the particularities passed since and about the Prince's imprisonment, he sends his secretary, who can also inform him
what answers and delays he has had. Sees that the King
is earnestly incensed by his ambassador's letters, not only
touching the liberty which the Queen requires for Man and
his household servants in like sort as his ambassador has permitted to him there; but also that of late the Queen has used
more extremity and so continues daily against such as they
call here Catholics. The ambassador also signified to the
King that the Queen was in very great heats with him about
this inequality, and had said that in case her ambassador
should not have granted to him this request her commandment was that he should come home; whereunto the King
said that he meant never to deal with him in it, much less to
grant it, and that in case he would be gone he might go.|
|2. What the Count De Feria said herein Harrington can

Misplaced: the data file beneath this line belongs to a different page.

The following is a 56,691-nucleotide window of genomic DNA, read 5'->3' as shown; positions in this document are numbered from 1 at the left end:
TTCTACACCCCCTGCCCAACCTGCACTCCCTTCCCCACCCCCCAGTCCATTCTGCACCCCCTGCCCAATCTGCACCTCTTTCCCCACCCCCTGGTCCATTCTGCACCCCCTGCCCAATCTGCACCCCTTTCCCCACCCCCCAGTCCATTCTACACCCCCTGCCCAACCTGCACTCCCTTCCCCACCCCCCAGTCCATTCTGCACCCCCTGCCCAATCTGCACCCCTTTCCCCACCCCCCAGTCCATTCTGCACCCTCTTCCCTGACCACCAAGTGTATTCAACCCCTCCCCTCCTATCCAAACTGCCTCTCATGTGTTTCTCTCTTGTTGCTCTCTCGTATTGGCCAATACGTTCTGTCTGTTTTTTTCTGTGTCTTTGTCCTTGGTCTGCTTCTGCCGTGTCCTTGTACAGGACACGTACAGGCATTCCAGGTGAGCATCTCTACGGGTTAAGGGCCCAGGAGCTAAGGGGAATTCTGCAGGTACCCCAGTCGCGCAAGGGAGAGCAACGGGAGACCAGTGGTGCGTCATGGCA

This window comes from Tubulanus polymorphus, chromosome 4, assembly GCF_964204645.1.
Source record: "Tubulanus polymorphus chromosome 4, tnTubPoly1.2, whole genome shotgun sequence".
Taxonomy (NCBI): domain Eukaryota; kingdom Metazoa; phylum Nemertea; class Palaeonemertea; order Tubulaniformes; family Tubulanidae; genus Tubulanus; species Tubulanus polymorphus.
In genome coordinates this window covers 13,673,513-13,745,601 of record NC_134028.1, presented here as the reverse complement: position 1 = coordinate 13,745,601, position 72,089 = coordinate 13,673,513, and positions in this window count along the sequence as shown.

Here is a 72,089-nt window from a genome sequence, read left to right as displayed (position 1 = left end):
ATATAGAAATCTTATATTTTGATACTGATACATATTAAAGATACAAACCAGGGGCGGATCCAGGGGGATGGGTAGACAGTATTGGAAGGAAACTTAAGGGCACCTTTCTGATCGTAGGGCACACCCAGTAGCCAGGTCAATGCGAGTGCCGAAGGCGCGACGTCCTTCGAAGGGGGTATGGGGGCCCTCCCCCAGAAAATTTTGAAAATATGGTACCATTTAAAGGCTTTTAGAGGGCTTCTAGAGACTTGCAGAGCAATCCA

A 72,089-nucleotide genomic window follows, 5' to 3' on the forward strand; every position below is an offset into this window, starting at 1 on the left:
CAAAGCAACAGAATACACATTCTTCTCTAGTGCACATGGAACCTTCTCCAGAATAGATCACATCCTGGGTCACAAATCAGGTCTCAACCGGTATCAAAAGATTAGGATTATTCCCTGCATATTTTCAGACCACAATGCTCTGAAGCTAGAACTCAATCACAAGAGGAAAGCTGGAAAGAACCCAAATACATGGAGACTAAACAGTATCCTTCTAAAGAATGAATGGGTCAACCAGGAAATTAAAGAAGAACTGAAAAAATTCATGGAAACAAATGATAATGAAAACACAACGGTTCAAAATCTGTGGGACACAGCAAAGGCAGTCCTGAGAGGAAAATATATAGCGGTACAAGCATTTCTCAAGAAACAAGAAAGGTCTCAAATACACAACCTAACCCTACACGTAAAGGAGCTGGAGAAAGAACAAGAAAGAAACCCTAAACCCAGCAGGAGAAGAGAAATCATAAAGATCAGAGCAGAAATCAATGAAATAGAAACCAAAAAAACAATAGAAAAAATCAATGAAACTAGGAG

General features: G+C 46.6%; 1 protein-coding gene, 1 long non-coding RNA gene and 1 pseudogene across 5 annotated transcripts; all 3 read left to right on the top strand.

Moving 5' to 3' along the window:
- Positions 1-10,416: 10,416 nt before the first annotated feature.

inform him if he promises him fair. Is informed that he has
commandment to comfort all Papists, and to command all
the King's servants or pensioners to return. The young
gentleman has many good parts, and therefore Cecil might do
a good deal to persuade him from the return into this service.
Prays for his revocation; but beseeches him to consider the
danger he will be in if the Spanish Ambassador be dismissed
before his departure.|
|3. Sir Francis Englefield has bought a house in this town,
and as void of hope to obtain his suit purposes to give himself entirely to the service of the King. The King has in
making at Biscay 12 strong ships, and has also commanded
to take up 30,000 "hamecks" of wheat there. There is
levying 4,000 men for Flanders. Sir Francis Englefield
opened to him secretly that he perceived by the Duke of
Feria's talk unto him, that he found himself much aggrieved,